All of the liturgies and three of the four talks from the Anglican Tradition in the Catholic Tradition Conference last November 15-16 in Toronto are available online at our Anglicanorum Coetibus Society YouTube channel. Please go on over and subscribe!

You can find out more information about the conference at our website. And while you’re over there, why not considering joining us and becoming a supporter of our mission to promote Anglican tradition in the Catholic Church to help form disciples of Jesus Christ for the glory of God.

Here is the Solemn Mass of Thanksgiving for Anglicanorum Coetibus:

Choral Mattins in the Anglican Tradition

Choral Evensong and Benediction

Three of the four talks are also available at our YouTube channel:

Bishop Steven Lopes

David Warren

Fr. Jack Barker

and soon to come, Fr. Derek Cross

More on The Cloud of Unknowing

Lisa Nicholas looks at Chapter Three of The Cloud of Unknowing, a classic work of English Catholic Mysticism at her Learning God: Readings in the Contemplative English Tradition blog:

She writes:

The subtitle of this chapter promises that it will explain two things: how to put in practice what the book will teach, and why the reason doing so is the most worthy thing one can do.

So first the how: Lift your heart to God, our author says, thinking only of Him, but not of His benefits (“goods”) or any part of His Creation. Think on Him as He is, but not of what He does. This will be difficult, but we must persist in the effort, no matter how difficult it seems, until it is no longer difficult. At first, and for a long time, we will face a great “cloud of unknowing,” but if we persist eventually the cloud will disperse and we will see/know Him as He is, to the extent that this is possible in this mortal life.

Why persist in something so difficult and frustrating? Our teacher encourages his pupil to make the effort, not only for one’s own sake (the benefit of experiencing God as He is), but also because doing so will frustrate the fiends of Hell and benefit the souls in purgatory.

Commentary

The method of prayer introduced in this chapter (to be explained in detail later) sounds a little like that old gag, “Don’t think about elephants.” As soon as someone says that, you find yourself thinking about elephants. So, how do we fix our minds and hearts on God without thinking of all the good things He does for us or all the wonderful things He has created that bear witness to Him? How can we make it our naked intent simply to adore Him as He is, when it is impossible for us to know Him except through the created order, His interventions in the created order, including His becoming Man for our sake?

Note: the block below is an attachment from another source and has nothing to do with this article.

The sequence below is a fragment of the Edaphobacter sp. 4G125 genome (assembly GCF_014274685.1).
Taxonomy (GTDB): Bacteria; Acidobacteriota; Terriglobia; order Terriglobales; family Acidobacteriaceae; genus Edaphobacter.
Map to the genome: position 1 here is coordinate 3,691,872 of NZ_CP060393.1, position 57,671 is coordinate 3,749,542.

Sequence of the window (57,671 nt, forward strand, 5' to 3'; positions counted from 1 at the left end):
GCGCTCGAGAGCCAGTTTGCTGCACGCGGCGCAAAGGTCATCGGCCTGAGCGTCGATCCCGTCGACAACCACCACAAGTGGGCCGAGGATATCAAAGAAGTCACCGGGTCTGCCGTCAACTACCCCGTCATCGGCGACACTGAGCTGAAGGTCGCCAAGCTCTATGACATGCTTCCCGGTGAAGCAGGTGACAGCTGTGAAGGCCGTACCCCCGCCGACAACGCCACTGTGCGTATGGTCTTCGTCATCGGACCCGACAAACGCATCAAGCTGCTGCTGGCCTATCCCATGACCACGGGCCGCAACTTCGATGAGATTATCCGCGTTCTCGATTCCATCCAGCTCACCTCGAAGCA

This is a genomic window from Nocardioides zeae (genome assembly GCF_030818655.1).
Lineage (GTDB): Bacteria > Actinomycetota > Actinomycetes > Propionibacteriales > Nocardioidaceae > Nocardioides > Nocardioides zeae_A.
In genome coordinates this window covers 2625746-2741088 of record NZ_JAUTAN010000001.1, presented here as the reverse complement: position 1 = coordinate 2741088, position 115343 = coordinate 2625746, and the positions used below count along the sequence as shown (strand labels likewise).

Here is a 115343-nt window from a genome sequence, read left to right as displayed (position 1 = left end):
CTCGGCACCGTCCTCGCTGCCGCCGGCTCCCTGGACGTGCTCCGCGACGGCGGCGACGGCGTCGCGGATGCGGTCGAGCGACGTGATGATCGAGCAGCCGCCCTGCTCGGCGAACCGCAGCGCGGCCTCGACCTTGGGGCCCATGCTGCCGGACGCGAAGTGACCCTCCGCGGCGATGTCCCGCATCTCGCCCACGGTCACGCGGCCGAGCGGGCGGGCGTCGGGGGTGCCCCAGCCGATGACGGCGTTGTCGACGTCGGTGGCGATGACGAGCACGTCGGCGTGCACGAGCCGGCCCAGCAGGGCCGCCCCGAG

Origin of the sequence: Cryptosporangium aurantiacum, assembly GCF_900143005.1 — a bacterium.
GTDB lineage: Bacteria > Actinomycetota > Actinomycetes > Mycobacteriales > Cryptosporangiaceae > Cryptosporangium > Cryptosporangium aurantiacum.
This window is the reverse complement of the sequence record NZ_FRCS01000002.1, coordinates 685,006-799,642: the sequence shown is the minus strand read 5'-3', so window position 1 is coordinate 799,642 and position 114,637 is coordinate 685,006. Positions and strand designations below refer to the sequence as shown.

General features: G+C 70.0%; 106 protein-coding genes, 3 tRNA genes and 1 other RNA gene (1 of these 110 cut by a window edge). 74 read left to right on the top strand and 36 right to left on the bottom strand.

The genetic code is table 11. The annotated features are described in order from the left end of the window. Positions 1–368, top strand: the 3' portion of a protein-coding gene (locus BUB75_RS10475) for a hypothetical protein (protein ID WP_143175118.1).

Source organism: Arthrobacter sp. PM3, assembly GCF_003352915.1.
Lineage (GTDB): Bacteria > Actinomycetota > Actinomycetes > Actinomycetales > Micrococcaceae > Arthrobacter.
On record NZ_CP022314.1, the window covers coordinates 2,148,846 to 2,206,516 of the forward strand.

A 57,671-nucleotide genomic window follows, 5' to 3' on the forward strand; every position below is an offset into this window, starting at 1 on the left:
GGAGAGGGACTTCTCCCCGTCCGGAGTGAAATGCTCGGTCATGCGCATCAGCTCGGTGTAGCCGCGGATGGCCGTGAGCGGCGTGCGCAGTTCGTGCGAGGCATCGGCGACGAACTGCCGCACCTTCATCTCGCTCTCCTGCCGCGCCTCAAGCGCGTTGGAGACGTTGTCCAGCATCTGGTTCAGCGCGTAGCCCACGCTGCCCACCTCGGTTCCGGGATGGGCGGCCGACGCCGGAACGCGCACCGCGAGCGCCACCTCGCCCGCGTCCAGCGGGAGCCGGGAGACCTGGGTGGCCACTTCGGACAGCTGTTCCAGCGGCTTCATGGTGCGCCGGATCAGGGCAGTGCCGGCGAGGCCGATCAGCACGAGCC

It sounds impossible, rather like trying to know what we don’t know. Our teacher acknowledges this difficulty — we must not try to think of God with our intellect (we’re not engaging in theology) nor to feel Him with our affections (we can’t conjure Him up with our emotions). But, if not thinking or feeling, what? Our “naked intent” — our will. Our desire itself to know Him.

This, he says, is what the Angels and Saints do: they desire God with a pure and unflagging desire, and their reward is to know Him as He is. This is the encouragement that will help us persevere in what will seem, at first and for a long time thereafter, a most impossible and frustrating task.

Part one of this series is here. Part two is here. Please not only read all three but also read The Cloud of Unknowing for yourself.

Please listen to the two-part podcast with David Torkington on Christian mystical prayer and the role he believes the Ordinariates can play in reviving it. You can find the podcasts at the Anglicanorum Coetibus Society website here.

Diaconal Ordinations on Ascension will be live-streamed from Houston

From the website of the Personal Ordinariate of the Chair of St. Peter:

May 18, 2020
by Ordinariate Communications
With praise and thanksgiving to Almighty God
the Ordinariate of the Chair of Saint Peter
joyfully announces and invites you to attend
the Ordination of

David H. Delaney
Stephen A. Hilgendorf
Samuel N. Keyes
Scott R. Wooten

to the Sacred Order of Deacon
through the Imposition of Hands
and the Invocation of the Holy Spirit by

Most Rev. Steven J. Lopes, S.T.D.
Bishop

Thursday, the Twenty-first of May
Two Thousand and Twenty
at Six Thirty in the Evening

The Cathedral of Our Lady of Walsingham
7809 Shadyvilla Lane, Houston, Texas 77055

I will embed the link to the live-stream when I have it.  Meanwhile, keep an eye on the PCSP website and the website of the Cathedral of Our Lady of Walsingham at 6:30 pm CDT or 7:30 pm EDT.

 

David Torkington podcasts now available